The right to privacy in the workplace

The Report: October 1998 vol.19 num.3


Does the employer have the right to use secret surveillance of employees in the interests of security?

We recently had a case in one of our hospitals where the employer was concerned that someone was using a computer to download pornography. The employer installed video cameras that secretly taped the employees 24 hours a day. Rather than take any other initial steps to address the problem, the video camera installation was the first tactic the employer used to try to identify the culprit.

Over the last decade there have been a number of cases dealing with this issue in the workplace. The jurisprudence has always defined the issue as one of conflict between the right of privacy of the individual and the right of the employer to maintain the security of its business.

The law clearly states that to secretly videotape any person is a serious violation of their privacy. But what must be determined in each individual case is whether the legitimate business interests of the employer are paramount when compared to the right of the individual to be free from unreasonable search and surveillance. The key question to be asked in each case is: did the employer exhaust all alternative methods of resolving the security problem, and did they establish adequate cause to justify the search?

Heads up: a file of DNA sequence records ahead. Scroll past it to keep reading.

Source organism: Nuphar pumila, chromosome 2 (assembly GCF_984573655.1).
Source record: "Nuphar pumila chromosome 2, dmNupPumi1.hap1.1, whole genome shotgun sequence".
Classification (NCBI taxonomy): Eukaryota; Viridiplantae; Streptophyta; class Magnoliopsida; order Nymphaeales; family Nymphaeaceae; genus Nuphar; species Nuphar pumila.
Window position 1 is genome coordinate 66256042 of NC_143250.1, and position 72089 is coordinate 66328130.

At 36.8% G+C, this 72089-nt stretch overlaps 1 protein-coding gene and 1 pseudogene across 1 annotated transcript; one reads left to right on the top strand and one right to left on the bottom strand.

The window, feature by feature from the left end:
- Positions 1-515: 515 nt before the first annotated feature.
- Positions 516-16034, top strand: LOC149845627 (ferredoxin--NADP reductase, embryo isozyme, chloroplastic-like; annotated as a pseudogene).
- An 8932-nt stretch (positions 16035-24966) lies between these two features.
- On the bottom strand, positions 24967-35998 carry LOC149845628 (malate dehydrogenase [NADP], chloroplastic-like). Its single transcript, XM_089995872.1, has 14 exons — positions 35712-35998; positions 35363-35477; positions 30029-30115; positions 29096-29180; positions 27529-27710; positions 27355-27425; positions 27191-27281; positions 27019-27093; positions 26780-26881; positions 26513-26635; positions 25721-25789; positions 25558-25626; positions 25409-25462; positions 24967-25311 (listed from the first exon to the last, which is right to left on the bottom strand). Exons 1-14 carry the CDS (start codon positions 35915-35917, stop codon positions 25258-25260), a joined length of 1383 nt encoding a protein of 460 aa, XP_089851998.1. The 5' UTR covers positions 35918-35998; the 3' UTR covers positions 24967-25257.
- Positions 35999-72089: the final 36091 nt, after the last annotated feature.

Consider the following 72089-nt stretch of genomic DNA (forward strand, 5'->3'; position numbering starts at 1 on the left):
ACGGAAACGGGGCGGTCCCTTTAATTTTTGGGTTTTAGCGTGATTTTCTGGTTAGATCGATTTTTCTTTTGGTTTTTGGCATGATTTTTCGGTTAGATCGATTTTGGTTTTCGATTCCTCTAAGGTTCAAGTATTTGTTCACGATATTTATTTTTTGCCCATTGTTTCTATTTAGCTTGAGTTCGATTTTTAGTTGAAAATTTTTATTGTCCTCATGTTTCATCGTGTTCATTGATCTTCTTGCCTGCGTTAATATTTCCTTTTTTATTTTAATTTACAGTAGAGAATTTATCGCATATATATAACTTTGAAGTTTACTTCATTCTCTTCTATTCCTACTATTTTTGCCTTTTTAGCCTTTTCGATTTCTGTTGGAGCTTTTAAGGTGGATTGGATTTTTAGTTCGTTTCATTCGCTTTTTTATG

Arbitrator Larsen said in a recent case, -The test involves a balance of interests, measured against the peculiar circumstances of each particular case."

For example, many of the cases that have gone to arbitration on this issue have involved the monitoring of individual employees who were suspected of some fraudulent action. In some of these cases the employer was able to establish, to the satisfaction of the arbitrator, that there were serious and well-founded grounds for their suspicions, sufficient to override the individuals right to privacy. In many other instances, those grounds were not found to be sufficient.

Where the video camera is filming whole groups of employees, however, it has been held that the onus on the employer is even stronger. The employer will be held to a strict test to justify the action. It must prove that there is a serious problem and that the surveillance is likely to assist in solving that problem. The employer must show that it has exhausted all reasonable alternatives to surveillance and that there is nothing else that can reasonably be done in a less intrusive way. Finally, it must prove that the surveillance was done in a systematic and non-discriminatory way.

The right of our members to a reasonable expectation of privacy is one that we will defend vehemently. We will not tolerate abuse of our members rights in wholesale fashion for the convenience of the employer.